Updated 15 July 2024
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DAZN and beIN Sports acquire Ligue 1 TV rights

DAZN and beIN Sports acquire Ligue 1 TV rights
  • British DAZN and Qatari beIN reportedly paid approximately 700 million euros per year for both domestic and international TV rights
  • Deal valid for next two seasons

PARIS: British platform DAZN and Qatari channel beIN Sports have acquired the TV rights to French football’s top-flight Ligue 1 for at least the next two seasons, a source close to the negotiations told AFP on Sunday.
The financial commitment is reported to be close to 500 million euros ($544 million) annually for domestic broadcast rights, while international rights will fetch a further 160 million euros plus 40 million for the second-division Ligue 2.
There remain a number of details to hammer out before the agreement, which is due to run for the period 2024-2029, is made official — including an exit clause for DAZN and France’s Professional Football League (LFP) in two years’ time.
The division of matches between the sports streaming platform and the Qatari channel is also yet to be finalized, although DAZN is expected to broadcast eight of the nine matches in each round, while beIN would get the primetime game.
The larger picture of the agreement was validated by the chairmen of Ligue 1’s clubs during an LFP board meeting on Sunday.
“Despite an incredible amount of work by (LFP chair) Vincent Labrune and several other chairmen, including myself, we were at an impasse, given the urgency of the situation,” Jean-Pierre Caillot, chairman of Reims and chair of the Ligue 1 board, told AFP.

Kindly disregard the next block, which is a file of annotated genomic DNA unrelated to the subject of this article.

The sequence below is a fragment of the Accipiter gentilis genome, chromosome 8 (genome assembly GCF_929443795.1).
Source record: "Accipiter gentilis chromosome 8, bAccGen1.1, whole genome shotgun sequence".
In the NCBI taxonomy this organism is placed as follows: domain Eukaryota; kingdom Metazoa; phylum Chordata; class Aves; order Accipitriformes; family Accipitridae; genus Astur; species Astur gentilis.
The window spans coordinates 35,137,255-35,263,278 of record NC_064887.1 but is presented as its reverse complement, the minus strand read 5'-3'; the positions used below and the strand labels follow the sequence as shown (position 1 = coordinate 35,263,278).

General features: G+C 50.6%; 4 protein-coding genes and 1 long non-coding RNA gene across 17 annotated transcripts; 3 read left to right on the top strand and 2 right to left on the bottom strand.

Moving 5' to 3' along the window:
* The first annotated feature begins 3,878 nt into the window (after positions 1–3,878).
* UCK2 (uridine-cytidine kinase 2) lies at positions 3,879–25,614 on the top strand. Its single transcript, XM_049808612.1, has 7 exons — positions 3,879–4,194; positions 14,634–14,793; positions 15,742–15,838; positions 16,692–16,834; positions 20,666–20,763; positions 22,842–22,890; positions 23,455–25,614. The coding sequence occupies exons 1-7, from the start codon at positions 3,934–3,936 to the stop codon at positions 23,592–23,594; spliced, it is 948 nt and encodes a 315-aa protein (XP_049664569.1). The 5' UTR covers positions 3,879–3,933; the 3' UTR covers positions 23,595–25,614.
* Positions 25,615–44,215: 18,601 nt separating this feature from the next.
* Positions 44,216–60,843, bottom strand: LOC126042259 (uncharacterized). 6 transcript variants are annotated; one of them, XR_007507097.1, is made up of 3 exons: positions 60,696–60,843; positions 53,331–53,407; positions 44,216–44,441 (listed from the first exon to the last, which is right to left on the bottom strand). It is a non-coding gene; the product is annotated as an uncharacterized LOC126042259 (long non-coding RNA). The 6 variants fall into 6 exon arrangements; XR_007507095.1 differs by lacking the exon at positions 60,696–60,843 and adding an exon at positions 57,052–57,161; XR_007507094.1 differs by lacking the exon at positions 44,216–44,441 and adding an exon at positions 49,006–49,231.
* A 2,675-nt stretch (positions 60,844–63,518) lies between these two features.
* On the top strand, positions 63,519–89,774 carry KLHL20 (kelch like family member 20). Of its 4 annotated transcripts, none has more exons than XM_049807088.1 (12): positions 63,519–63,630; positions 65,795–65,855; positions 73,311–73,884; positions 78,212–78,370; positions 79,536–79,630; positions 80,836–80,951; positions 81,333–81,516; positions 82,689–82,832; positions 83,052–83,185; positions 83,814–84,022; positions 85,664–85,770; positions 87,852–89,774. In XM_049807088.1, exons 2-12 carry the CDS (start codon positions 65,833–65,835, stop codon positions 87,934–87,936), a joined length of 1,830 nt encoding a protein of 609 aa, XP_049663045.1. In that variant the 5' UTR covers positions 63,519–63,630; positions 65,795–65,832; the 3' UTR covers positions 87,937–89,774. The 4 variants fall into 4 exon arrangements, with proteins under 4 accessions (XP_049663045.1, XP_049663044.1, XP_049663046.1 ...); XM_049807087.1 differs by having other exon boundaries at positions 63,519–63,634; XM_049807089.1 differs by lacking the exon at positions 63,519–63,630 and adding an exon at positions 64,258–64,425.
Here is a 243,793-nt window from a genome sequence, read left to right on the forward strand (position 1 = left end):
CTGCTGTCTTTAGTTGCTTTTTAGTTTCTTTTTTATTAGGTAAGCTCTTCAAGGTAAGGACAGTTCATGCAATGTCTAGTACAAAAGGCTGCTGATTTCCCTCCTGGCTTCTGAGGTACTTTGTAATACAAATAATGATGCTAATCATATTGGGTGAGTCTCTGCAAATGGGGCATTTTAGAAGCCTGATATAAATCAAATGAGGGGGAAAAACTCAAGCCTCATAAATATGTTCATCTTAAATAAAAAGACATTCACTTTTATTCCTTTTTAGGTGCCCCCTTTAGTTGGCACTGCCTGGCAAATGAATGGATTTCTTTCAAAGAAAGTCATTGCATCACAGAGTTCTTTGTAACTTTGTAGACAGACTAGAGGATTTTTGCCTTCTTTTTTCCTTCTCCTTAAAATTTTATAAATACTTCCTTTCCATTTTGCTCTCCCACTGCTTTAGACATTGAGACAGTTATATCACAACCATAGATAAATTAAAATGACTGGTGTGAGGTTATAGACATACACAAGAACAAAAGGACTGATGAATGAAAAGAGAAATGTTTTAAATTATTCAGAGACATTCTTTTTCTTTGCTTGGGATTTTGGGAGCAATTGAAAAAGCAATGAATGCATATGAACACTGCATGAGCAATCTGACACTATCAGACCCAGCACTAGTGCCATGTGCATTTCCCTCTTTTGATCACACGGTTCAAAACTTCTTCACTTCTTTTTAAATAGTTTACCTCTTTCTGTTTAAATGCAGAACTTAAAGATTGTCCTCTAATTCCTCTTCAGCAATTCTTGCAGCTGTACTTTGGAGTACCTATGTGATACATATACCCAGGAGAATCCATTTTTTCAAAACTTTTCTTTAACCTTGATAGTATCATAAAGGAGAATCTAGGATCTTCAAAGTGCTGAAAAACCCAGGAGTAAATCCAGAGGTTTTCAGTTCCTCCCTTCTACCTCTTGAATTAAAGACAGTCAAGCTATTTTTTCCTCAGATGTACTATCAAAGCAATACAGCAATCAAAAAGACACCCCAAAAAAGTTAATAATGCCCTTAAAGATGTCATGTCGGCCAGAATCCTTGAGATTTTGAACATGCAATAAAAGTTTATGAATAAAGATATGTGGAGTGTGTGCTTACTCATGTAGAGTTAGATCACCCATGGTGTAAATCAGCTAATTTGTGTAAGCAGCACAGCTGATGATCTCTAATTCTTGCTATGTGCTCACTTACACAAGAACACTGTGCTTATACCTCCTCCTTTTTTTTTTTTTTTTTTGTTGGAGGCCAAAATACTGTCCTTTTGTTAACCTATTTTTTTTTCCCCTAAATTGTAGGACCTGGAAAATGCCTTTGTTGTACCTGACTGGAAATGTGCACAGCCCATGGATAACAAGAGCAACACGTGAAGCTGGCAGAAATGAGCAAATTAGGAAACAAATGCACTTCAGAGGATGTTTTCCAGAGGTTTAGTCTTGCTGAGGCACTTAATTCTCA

“We had to find the best solution for the clubs in terms of exposure and cash flow. Finding and securing this agreement with DAZN and beIN Sports is the solution that, after several hours of discussions, the Ligue 1 chairmen were virtually unanimously in favor of.
“It’s obviously not the result we’d imagined at the outset, but it means that the future is not compromised,” added Caillot.
The clubs will earn a total of 700 million euros per annum to share between themselves. However, that amount is a far cry from the initial one billion euros the LFP hoped to attract for domestic rights alone when the rights were put out to tender last autumn.
The 2024-25 Ligue 1 season will begin on August 16.


UN urges release of detained Libyan journalist

Ahmed Sanussi. (Photo/Facebook)
Ahmed Sanussi. (Photo/Facebook)
Updated 14 July 2024
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UN urges release of detained Libyan journalist

Ahmed Sanussi. (Photo/Facebook)